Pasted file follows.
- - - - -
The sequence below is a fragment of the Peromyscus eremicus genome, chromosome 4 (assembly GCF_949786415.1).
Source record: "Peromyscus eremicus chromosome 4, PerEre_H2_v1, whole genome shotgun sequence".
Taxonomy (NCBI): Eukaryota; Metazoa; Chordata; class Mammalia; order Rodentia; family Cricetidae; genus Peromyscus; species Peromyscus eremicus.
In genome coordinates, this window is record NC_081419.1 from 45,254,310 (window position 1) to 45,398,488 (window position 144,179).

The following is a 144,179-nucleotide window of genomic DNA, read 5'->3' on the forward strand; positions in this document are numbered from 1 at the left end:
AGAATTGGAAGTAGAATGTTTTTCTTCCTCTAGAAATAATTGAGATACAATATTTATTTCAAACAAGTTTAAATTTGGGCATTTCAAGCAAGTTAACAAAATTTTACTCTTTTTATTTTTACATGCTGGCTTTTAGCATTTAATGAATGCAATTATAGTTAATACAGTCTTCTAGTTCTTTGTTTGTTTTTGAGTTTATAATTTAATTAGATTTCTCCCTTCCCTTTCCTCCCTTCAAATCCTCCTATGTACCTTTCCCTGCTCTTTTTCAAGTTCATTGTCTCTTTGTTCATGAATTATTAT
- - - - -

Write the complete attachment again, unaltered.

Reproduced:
The sequence below is a fragment of the Peromyscus eremicus genome, chromosome 4 (assembly GCF_949786415.1).
Source record: "Peromyscus eremicus chromosome 4, PerEre_H2_v1, whole genome shotgun sequence".
Taxonomy (NCBI): Eukaryota; Metazoa; Chordata; class Mammalia; order Rodentia; family Cricetidae; genus Peromyscus; species Peromyscus eremicus.
In genome coordinates, this window is record NC_081419.1 from 45,254,310 (window position 1) to 45,398,488 (window position 144,179).

The following is a 144,179-nucleotide window of genomic DNA, read 5'->3' on the forward strand; positions in this document are numbered from 1 at the left end:
AGAATTGGAAGTAGAATGTTTTTCTTCCTCTAGAAATAATTGAGATACAATATTTATTTCAAACAAGTTTAAATTTGGGCATTTCAAGCAAGTTAACAAAATTTTACTCTTTTTATTTTTACATGCTGGCTTTTAGCATTTAATGAATGCAATTATAGTTAATACAGTCTTCTAGTTCTTTGTTTGTTTTTGAGTTTATAATTTAATTAGATTTCTCCCTTCCCTTTCCTCCCTTCAAATCCTCCTATGTACCTTTCCCTGCTCTTTTTCAAGTTCATTGTCTCTTTGTTCATGAATTATTAT